Lawsuit seeks return of ‘fair-share’ fees paid by Pennsylvania state workers who never joined unions

Seven current and former Pennsylvania state employees have filed a lawsuit in federal court seeking to get back dues they claim they were forced to pay to a union that did not represent them.

If they’re successful, approximately 10,000 people could end up getting $3 million back.

The lawsuit was filed this month in Pennsylvania’s U.S. Middle District Court by the Liberty Justice Center, a nonpartisan “litigation center” that seeks to protect the right to work or create a business for anyone, and the National Right to Work Legal Defense Foundation.

One of the plaintiffs in the case is David Schaszberger. He served as a statistical analyst for the Pennsylvania Department of Labor and Industry for a decade but voluntarily chose not to join the American Federation of State, County and Municipal Employees (AFSCME) Council 13, the local union representing more than 65,000 public-sector workers.

The Liberty Justice Center estimates Schaszberger had to pay the union more than $4,000 in order to hold his job.

The lawsuit comes in the wake of a 2018 U.S. Supreme Court ruling in Janus v. AFSCME, an Illinois case filed by the same groups, that overturned the practice of public-sector unions collecting what they called “fair share” fees from workers who opted not to join. The unions maintained the fees were necessary to cover the costs of negotiating collective bargaining agreements, which covered both union and nonunion employees alike.

“The Supreme Court has already decided with us and with the workers,” said Brian Kelsey, a Liberty Justice Center senior attorney. “Now we’re just asking the courts to make the union pay up for what they took.”

In the 5-4 decision, the nation’s top court ruled such forced payments violate a public-sector employee’s First Amendment rights to freedom of speech and association.

“Accordingly, neither an agency fee nor any other form of payment to a public-sector union may be deducted from an employee, nor may any other attempt be made to collect such a payment, unless the employee affirmatively consents to pay,” Justice Samuel Alito wrote in the majority opinion.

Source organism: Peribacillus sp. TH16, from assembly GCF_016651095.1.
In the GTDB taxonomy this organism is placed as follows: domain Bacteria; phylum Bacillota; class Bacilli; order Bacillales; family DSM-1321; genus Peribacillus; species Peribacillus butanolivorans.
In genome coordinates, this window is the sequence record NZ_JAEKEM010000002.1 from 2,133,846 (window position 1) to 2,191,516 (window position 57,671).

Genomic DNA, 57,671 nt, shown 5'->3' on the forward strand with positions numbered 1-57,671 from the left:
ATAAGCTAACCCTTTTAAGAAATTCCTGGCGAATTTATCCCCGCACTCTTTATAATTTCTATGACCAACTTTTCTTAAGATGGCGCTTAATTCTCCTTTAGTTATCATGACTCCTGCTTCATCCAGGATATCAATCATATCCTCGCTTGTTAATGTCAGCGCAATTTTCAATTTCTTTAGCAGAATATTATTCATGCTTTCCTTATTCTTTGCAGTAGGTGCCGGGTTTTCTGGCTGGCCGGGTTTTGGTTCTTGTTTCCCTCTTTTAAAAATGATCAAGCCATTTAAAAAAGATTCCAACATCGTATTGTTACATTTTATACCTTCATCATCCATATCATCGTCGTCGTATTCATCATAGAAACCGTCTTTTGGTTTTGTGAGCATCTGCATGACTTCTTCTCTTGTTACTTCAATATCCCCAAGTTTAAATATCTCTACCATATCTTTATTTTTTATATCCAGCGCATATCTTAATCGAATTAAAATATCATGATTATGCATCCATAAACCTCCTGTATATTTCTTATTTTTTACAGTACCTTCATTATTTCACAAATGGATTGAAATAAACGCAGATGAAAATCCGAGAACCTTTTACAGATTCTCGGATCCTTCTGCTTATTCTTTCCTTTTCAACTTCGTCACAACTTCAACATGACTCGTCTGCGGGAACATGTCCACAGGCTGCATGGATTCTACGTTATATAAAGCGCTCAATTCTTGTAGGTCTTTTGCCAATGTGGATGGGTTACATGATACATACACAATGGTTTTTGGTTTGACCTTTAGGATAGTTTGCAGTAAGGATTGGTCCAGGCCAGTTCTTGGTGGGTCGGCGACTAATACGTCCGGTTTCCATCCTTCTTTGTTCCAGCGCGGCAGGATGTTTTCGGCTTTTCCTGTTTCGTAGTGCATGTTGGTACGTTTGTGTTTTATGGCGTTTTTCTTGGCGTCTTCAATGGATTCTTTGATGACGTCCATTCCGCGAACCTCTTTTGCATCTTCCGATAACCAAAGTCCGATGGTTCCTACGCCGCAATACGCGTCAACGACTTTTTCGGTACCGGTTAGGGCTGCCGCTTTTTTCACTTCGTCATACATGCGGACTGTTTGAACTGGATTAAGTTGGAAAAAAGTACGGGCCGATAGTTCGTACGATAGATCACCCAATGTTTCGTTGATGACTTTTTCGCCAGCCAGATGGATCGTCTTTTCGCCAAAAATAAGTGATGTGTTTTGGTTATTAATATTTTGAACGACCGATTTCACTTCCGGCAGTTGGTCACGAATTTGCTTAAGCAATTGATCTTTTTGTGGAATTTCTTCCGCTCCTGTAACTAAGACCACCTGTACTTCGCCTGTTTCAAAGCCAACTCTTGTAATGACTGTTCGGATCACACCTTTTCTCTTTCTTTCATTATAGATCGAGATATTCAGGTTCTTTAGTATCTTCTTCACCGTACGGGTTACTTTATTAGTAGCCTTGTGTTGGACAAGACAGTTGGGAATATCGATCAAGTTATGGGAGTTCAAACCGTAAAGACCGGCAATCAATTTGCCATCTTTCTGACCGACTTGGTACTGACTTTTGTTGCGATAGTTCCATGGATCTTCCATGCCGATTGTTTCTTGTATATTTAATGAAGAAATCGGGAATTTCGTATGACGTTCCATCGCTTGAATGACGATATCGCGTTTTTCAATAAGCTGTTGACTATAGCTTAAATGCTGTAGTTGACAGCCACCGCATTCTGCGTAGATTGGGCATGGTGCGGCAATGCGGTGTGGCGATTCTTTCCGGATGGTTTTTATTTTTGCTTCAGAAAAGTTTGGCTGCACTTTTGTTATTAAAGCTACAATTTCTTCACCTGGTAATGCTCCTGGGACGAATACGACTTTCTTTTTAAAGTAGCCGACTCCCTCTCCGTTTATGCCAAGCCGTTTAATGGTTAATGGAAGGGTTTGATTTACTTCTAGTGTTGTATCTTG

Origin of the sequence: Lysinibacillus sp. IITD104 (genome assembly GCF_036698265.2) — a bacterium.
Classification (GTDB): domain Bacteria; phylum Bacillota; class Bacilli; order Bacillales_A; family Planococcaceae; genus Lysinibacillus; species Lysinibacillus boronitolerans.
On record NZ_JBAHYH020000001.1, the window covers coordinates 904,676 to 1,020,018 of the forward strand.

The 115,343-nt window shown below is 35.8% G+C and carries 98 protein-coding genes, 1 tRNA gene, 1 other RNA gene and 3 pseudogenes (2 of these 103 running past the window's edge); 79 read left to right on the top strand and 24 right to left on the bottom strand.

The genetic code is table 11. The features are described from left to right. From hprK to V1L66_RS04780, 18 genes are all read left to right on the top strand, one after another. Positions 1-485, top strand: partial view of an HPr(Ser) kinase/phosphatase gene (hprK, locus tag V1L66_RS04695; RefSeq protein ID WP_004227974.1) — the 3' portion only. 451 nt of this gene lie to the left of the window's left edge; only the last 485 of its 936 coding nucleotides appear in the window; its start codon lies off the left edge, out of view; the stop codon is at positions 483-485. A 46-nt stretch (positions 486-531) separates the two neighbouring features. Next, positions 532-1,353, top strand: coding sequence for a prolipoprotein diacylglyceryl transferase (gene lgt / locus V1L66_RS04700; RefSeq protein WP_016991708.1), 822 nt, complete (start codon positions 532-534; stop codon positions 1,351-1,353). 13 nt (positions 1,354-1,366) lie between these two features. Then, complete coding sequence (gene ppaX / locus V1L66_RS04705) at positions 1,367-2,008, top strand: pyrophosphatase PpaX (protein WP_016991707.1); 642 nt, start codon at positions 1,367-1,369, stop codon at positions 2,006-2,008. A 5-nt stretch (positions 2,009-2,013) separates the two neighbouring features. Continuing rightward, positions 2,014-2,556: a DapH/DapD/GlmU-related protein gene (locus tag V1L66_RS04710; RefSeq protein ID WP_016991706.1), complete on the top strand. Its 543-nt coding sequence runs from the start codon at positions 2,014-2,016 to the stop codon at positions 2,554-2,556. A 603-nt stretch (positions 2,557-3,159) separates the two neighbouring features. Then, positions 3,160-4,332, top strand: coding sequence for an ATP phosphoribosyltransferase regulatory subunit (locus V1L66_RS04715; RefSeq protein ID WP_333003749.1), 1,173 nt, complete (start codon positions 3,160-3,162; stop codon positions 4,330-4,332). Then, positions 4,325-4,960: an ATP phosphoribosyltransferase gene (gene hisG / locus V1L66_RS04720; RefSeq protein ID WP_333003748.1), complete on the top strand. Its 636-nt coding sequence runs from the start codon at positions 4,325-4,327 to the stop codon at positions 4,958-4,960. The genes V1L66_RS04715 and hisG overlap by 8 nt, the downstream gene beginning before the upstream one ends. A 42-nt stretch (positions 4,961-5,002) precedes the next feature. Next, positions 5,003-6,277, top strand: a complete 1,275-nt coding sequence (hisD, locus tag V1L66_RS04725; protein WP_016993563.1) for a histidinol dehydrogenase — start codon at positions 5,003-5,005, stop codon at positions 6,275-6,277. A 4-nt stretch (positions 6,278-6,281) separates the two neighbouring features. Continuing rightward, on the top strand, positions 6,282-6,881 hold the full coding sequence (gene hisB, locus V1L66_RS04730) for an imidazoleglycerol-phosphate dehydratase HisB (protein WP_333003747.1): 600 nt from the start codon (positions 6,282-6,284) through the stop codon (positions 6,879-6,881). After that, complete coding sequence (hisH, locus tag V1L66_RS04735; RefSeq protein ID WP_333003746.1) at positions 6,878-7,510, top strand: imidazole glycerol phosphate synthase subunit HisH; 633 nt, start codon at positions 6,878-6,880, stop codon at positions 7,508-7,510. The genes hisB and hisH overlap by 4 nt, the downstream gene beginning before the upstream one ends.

Kelsey said the now-illegal practice was the exact opposite of the right-to-work law the groups support. Right-to-work laws allow individuals to work in public jobs and receive the same benefits as union workers but without paying dues to the labor organization representing the workers.

Pennsylvania is one of 23 states that does not have a right-to-work law on its books.

The Pennsylvania workers’ lawsuit seeks a refund of the “fair share” fees nonunion employees paid between Nov. 7, 2017, and June 27, 2018. Dues paid prior to that cannot be collected because of the statute of limitations.

They are also seeking to make this a class-action lawsuit.

A message to AFSCME Council 13 Executive Director David Fillman was not returned.

However, in a statement after the lawsuit was filed, Fillman criticized the case, saying it was supported by “dark money” special-interest groups.

“We will combat this attack on the workers who keep our commonwealth operating just as we have always done,” he said. “Liberty Justice Center poses as helping public employees; however, their goal is to eliminate public sector employee protections altogether.”

Kelsey denied the assertion this and similar cases are an attempt to eradicate unions.

“What we’re doing is we’re representing workers, and in particular, we’re representing workers who had their rights abused by unions,” he said. “And it’s time for the unions to pay this money back that they unconstitutionally took.”

This is one of two such cases that the center and foundation have filed in Pennsylvania. The other involves state workers seeking repayment from a Service Employees International Union local chapter.

Similar lawsuits have also been filed in Maryland and Illinois.

“We plan to file more,” added Kelsey, who also said he expects the AFSCME case to eventually go before the Third Circuit Court of Appeals.

Author: Steve BittenbenderPublication: The Center Square